Yaa Asantewaa was a warrior queen from Ghana, born around 1840, who rose to lead an army against the invading British. When several army chiefs became scared to take over the powerful Englishmen, Yaa Asantewaa of Ashanti region in Ghana, Africa gave an unsettling powerful speech to motivate every single citizen to take charge of the situation and act to stop the invaders. Though the English proved victorious after a long struggle, Ghana still remembers it’s queen as a warrior who never gave up. She proved to be a political defender and a very well thinking strategic leader.
After the death of her husband, Chennamma, the Rani of Kittur in Karnataka, fought ferociously against the British, when they tried to grab her land. After a long battle, the Rani forced the Englishmen to sign a peace treaty with her. By deception, Britishers prisoned Chennama in the Bailhongal Fort. She etched her presence for many centuries with her brave resistance. She was one of the many women freedom fighters of India. Rani Chennama remains as the icon of bravery to many bold ladies out there.
Kakon Bibi was a Bangladeshi freedom fighter, titled the “heroic freedom fighter” who fought against the Pakistani forces during Bangladesh’s liberation war. She left her three-day-old infant at home to join the liberation war. Kakon Bibi took bullets while fighting at Tengratila in Sylhet in November. In 1996, the Bangladesh government honored her with the gallantry award Bir Pratik for her massive support and service. She died of pneumonia in 2018. She serves as a perfect example of a passionate woman fighting for her rights and her land.
Manuela Saenz was a revolutionary heroine of Latin America. She played a key part to liberate New Granada under the leadership of Simon Bolivar. Manuela Saenz received the ‘Order of the Sun’, due to her services and for being one of the very few women who took part in it.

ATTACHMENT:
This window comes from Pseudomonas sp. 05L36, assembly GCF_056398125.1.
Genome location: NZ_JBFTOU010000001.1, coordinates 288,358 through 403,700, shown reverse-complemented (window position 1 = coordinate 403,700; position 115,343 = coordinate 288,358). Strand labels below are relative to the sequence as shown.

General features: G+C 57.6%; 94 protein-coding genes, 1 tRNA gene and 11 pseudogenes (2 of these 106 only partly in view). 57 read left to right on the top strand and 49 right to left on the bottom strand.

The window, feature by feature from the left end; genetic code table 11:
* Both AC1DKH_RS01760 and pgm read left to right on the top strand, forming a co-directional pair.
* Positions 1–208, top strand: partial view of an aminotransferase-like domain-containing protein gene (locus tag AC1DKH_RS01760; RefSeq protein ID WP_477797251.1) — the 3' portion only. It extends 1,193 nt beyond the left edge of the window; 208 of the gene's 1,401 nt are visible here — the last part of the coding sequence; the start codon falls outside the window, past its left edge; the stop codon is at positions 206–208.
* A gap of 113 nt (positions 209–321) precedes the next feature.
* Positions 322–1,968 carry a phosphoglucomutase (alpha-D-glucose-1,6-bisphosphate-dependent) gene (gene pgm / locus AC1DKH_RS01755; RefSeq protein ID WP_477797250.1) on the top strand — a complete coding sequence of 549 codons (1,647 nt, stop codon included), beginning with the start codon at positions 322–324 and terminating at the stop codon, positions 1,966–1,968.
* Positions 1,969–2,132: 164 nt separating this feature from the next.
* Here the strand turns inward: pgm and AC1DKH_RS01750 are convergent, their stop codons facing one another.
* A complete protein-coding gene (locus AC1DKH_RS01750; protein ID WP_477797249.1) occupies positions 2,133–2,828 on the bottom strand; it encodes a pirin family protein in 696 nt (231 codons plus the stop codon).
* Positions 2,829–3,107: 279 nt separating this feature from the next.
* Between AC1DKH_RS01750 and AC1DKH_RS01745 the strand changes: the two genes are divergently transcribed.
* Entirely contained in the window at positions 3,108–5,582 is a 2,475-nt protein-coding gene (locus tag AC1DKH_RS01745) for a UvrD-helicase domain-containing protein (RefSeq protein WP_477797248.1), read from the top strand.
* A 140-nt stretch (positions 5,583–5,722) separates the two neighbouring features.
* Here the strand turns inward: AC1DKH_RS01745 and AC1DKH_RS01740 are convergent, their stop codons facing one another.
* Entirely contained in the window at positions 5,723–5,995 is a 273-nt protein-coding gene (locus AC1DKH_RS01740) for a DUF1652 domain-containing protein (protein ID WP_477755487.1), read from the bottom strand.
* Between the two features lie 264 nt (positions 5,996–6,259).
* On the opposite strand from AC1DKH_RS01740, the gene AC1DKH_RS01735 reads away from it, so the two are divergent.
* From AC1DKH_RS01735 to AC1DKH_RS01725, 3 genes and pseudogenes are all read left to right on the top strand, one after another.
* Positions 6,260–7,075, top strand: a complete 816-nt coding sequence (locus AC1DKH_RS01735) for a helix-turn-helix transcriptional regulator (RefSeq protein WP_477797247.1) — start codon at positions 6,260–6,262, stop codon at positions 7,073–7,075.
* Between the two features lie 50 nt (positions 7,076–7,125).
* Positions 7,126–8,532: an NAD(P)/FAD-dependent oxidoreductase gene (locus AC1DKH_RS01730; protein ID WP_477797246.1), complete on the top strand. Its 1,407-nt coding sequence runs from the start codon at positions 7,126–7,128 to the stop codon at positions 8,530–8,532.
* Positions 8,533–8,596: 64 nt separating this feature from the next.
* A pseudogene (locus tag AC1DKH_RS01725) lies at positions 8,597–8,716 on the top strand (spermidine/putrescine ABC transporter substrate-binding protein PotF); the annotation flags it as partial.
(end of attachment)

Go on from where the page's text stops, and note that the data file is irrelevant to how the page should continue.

She went on to become the feminist symbol of the independence wars of the 19th century. The Ecuadorian government awarded her the rank of general for all her contributions.
An entrepreneur, freedom-fighter, a reformer and a feminist. An enthusiast of art and theatre, she staged plays to promote social reforms and political happenings. In addition to that, she also pioneered in India national movement. The bequest of bravery, women’s liberation, and co-working she has voiced for proceeds to rouse the youth of today.
“The women’s movement did not seek to make women either fight men or imitate them. It rather seeks to instil in them a consciousness of their own faculties and functions and create a respect for those of the other sex.”
In conclusion, there are several other female freedom fighters and social reformers who have portrayed immense bravery, persistence and love. In a male dominant society, it is easy to forget even great contributions by woman. Through the years women from ordinary walks of life have contributed in most extra-ordinary ways for the cause of freedom, equality and liberation. We should remind ourselves about these freedom fighters and their exemplary work, every now and then. To know more about such women icons who stand against the social injustice, click here.